I've had a sales career lasting over 30 years, but one summer I worked in a goldmine in northern Canada.
This is what happens in a gold mine, you dig up a lot - a real lot - of gravel and you transport it to a big sieving machine, called a Trommel, which washes and grades the material. Most of what comes out is just big rocks, which are hauled away and discarded. But there's always a quantity of gold-bearing material which is directed down a chute into a device called a sluice box, where the gold particles collect.
How do you know where to dig? You don't really, you just keep trying and panning the samples to see what concentration of gold you are getting.
At night, the trucks stop, the drivers go home. The Trommel is shut down and the boss-man picks through the sluice box taking out nuggets. Nothing more happens until the operations start up again the next day.
It goes on and on like this, for the season. Some days are good, some aren't and a lot of the work isn't fun. But one thing is sure, when the snows start and it's impossible to keep going, there's enough gold for the boss-man to head off to the sun for the whole winter.
Selling has similarities - you never know who is a good prospect in advance and you can't tell whether tomorrow you will be lucky. But you can be sure that if you do the things that matter to a good standard, every day, you will consistently make above-average money.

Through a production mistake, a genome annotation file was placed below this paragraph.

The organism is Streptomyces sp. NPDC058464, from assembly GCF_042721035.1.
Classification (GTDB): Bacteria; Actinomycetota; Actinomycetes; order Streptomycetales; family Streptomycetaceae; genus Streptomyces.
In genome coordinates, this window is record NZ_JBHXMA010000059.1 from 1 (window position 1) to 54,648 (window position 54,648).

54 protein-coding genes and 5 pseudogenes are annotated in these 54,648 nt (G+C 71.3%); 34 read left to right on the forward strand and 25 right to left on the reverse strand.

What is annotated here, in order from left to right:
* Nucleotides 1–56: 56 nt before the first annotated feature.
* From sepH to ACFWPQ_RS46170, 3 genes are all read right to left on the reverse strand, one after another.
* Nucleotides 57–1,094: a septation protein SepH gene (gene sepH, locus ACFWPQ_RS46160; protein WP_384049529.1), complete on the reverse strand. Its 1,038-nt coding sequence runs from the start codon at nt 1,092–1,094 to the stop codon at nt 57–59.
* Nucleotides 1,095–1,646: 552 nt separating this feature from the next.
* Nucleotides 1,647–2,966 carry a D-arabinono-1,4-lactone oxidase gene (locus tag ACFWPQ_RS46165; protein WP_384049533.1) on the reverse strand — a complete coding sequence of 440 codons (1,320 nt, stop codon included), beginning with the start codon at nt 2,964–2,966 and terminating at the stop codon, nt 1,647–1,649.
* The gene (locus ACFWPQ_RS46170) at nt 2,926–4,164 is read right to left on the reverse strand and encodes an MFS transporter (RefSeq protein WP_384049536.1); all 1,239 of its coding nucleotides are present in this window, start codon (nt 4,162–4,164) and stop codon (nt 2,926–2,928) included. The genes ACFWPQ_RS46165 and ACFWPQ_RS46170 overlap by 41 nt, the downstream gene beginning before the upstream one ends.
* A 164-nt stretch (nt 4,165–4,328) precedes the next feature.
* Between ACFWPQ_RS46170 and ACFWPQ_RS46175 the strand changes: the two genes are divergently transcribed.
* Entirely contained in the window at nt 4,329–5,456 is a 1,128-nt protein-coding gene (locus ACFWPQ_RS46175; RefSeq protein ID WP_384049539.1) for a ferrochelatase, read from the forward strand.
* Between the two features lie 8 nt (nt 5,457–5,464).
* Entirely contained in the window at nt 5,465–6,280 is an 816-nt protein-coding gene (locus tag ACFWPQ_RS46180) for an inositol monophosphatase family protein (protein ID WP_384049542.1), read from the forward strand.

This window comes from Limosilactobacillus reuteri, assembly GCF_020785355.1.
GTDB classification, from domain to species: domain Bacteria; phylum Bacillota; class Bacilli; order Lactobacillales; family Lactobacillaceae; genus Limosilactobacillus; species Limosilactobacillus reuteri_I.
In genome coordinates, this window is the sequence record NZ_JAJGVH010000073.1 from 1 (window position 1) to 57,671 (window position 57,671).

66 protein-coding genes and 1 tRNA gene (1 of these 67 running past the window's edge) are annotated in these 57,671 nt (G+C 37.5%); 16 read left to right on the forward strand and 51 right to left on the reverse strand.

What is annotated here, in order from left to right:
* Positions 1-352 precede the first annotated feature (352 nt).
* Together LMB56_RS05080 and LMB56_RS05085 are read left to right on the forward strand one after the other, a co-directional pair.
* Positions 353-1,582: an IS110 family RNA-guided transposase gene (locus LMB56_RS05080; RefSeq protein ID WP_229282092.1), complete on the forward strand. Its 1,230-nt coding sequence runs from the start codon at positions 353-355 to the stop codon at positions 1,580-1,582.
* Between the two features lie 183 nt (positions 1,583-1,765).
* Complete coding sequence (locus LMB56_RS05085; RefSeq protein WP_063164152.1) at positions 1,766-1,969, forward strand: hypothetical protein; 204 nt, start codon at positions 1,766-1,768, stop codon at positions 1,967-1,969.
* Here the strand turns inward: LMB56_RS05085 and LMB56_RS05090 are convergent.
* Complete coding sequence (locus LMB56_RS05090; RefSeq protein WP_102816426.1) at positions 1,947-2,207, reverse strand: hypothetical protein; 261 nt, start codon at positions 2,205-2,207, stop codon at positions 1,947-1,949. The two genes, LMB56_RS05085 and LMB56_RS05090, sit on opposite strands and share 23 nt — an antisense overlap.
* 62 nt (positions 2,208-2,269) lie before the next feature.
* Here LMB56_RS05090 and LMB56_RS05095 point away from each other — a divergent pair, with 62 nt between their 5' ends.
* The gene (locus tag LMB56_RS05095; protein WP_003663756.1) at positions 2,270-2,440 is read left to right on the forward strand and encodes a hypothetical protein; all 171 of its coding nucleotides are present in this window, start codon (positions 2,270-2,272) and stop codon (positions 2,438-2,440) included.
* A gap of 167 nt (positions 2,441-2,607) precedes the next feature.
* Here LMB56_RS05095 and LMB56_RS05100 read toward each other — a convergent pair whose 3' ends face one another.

I know this now, but years ago I would let myself get into an uncomfortable roller-coaster ride of having a good run and making money, then slacking off which would lead to poor sales - and correspondingly small or no pay checks. When this happened, desperation would follow as I tried frantically to get my performance back up again. Of course, when you are like that, prospects can sense it and it puts them off.
You don't need to make the mistakes I did. Focus on doing the basics well - prospect adequately, develop a good presentation, keep your activity level high and you'll be mining gold too.
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Robert Seviour learned sales skills the hard way, by making a lot of mistakes - you don't have to.
For more hints on professional selling, visit http://www.seviourbooks.com